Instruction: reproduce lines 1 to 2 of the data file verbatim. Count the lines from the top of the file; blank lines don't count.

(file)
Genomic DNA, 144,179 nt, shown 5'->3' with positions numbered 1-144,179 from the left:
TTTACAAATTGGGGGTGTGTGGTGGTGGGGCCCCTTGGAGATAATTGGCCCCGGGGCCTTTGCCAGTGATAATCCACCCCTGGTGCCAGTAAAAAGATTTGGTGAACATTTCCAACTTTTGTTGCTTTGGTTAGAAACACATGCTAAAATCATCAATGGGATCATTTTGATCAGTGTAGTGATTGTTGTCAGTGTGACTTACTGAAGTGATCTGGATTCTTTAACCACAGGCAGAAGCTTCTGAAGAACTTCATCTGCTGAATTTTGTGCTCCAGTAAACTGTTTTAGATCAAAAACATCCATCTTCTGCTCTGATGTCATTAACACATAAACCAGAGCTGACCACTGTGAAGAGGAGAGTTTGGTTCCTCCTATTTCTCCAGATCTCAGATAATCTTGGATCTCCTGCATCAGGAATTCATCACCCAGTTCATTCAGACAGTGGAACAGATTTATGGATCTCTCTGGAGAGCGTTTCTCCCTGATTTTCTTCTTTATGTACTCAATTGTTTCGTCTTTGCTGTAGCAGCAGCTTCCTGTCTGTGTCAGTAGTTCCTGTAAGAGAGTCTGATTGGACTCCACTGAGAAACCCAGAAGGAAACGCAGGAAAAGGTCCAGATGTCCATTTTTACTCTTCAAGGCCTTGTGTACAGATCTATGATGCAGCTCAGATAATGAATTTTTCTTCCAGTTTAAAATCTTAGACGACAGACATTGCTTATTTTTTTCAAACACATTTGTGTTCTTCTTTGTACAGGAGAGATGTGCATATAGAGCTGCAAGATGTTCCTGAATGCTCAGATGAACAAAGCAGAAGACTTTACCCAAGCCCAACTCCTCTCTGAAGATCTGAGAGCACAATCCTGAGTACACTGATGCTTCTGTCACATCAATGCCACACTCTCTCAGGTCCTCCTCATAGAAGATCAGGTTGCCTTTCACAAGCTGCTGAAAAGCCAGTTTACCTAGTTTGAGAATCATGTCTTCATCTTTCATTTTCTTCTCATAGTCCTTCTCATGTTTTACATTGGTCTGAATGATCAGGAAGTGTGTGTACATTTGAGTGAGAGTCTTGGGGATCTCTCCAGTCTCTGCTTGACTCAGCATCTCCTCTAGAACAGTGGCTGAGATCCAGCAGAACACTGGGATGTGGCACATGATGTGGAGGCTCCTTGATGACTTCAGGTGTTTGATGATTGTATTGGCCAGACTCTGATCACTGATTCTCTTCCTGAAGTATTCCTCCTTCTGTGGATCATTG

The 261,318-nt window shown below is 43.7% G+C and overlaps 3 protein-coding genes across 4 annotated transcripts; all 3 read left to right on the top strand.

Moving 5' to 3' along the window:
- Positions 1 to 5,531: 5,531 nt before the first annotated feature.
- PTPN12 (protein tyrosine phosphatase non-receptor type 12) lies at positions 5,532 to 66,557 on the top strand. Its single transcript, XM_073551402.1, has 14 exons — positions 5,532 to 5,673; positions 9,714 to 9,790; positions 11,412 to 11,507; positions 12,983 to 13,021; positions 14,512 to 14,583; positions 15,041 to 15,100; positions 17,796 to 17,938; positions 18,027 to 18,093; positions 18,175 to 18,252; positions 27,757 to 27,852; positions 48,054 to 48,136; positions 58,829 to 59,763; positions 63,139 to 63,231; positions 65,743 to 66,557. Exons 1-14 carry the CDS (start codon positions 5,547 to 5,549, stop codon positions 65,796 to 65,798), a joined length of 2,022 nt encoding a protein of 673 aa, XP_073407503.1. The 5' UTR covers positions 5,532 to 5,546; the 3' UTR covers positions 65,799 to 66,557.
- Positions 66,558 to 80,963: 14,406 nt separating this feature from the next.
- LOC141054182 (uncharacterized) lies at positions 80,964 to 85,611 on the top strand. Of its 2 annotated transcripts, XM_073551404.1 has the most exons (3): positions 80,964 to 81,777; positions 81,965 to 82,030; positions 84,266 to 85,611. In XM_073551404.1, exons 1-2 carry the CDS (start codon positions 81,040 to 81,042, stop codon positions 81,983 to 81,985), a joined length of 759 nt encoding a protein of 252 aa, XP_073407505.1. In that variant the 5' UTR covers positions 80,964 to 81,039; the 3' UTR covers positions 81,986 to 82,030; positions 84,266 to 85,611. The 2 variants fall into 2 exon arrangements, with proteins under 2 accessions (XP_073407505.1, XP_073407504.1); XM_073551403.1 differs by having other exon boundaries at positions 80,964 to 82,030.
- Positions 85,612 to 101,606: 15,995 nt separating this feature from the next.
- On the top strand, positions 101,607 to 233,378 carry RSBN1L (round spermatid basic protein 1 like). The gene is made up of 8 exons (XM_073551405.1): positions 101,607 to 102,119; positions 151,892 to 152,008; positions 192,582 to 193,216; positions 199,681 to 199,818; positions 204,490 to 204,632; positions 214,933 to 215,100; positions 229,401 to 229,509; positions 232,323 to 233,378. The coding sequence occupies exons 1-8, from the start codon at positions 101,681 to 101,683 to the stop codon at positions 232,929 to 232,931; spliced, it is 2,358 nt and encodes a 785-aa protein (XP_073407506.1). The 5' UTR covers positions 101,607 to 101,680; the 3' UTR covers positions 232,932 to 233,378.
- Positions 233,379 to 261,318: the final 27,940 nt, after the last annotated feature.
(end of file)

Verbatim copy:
Genomic DNA, 144,179 nt, shown 5'->3' with positions numbered 1-144,179 from the left:
TTTACAAATTGGGGGTGTGTGGTGGTGGGGCCCCTTGGAGATAATTGGCCCCGGGGCCTTTGCCAGTGATAATCCACCCCTGGTGCCAGTAAAAAGATTTGGTGAACATTTCCAACTTTTGTTGCTTTGGTTAGAAACACATGCTAAAATCATCAATGGGATCATTTTGATCAGTGTAGTGATTGTTGTCAGTGTGACTTACTGAAGTGATCTGGATTCTTTAACCACAGGCAGAAGCTTCTGAAGAACTTCATCTGCTGAATTTTGTGCTCCAGTAAACTGTTTTAGATCAAAAACATCCATCTTCTGCTCTGATGTCATTAACACATAAACCAGAGCTGACCACTGTGAAGAGGAGAGTTTGGTTCCTCCTATTTCTCCAGATCTCAGATAATCTTGGATCTCCTGCATCAGGAATTCATCACCCAGTTCATTCAGACAGTGGAACAGATTTATGGATCTCTCTGGAGAGCGTTTCTCCCTGATTTTCTTCTTTATGTACTCAATTGTTTCGTCTTTGCTGTAGCAGCAGCTTCCTGTCTGTGTCAGTAGTTCCTGTAAGAGAGTCTGATTGGACTCCACTGAGAAACCCAGAAGGAAACGCAGGAAAAGGTCCAGATGTCCATTTTTACTCTTCAAGGCCTTGTGTACAGATCTATGATGCAGCTCAGATAATGAATTTTTCTTCCAGTTTAAAATCTTAGACGACAGACATTGCTTATTTTTTTCAAACACATTTGTGTTCTTCTTTGTACAGGAGAGATGTGCATATAGAGCTGCAAGATGTTCCTGAATGCTCAGATGAACAAAGCAGAAGACTTTACCCAAGCCCAACTCCTCTCTGAAGATCTGAGAGCACAATCCTGAGTACACTGATGCTTCTGTCACATCAATGCCACACTCTCTCAGGTCCTCCTCATAGAAGATCAGGTTGCCTTTCACAAGCTGCTGAAAAGCCAGTTTACCTAGTTTGAGAATCATGTCTTCATCTTTCATTTTCTTCTCATAGTCCTTCTCATGTTTTACATTGGTCTGAATGATCAGGAAGTGTGTGTACATTTGAGTGAGAGTCTTGGGGATCTCTCCAGTCTCTGCTTGACTCAGCATCTCCTCTAGAACAGTGGCTGAGATCCAGCAGAACACTGGGATGTGGCACATGATGTGGAGGCTCCTTGATGACTTCAGGTGTTTGATGATTGTATTGGCCAGACTCTGATCACTGATTCTCTTCCTGAAGTATTCCTCCTTCTGTGGATCATTG